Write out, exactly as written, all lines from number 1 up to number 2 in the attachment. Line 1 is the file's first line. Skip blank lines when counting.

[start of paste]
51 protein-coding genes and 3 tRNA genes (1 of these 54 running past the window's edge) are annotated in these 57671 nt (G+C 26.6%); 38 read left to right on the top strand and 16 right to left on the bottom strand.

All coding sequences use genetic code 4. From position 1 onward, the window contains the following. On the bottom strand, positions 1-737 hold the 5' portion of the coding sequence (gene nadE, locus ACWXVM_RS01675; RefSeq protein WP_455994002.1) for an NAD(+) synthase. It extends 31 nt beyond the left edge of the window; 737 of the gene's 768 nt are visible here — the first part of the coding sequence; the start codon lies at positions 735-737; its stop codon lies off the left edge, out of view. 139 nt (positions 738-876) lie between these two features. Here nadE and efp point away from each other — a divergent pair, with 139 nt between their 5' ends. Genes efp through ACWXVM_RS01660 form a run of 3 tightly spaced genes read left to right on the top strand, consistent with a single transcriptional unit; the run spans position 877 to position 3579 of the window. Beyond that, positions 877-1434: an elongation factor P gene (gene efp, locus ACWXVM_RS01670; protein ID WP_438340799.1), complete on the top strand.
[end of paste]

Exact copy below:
51 protein-coding genes and 3 tRNA genes (1 of these 54 running past the window's edge) are annotated in these 57671 nt (G+C 26.6%); 38 read left to right on the top strand and 16 right to left on the bottom strand.

All coding sequences use genetic code 4. From position 1 onward, the window contains the following. On the bottom strand, positions 1-737 hold the 5' portion of the coding sequence (gene nadE, locus ACWXVM_RS01675; RefSeq protein WP_455994002.1) for an NAD(+) synthase. It extends 31 nt beyond the left edge of the window; 737 of the gene's 768 nt are visible here — the first part of the coding sequence; the start codon lies at positions 735-737; its stop codon lies off the left edge, out of view. 139 nt (positions 738-876) lie between these two features. Here nadE and efp point away from each other — a divergent pair, with 139 nt between their 5' ends. Genes efp through ACWXVM_RS01660 form a run of 3 tightly spaced genes read left to right on the top strand, consistent with a single transcriptional unit; the run spans position 877 to position 3579 of the window. Beyond that, positions 877-1434: an elongation factor P gene (gene efp, locus ACWXVM_RS01670; protein ID WP_438340799.1), complete on the top strand.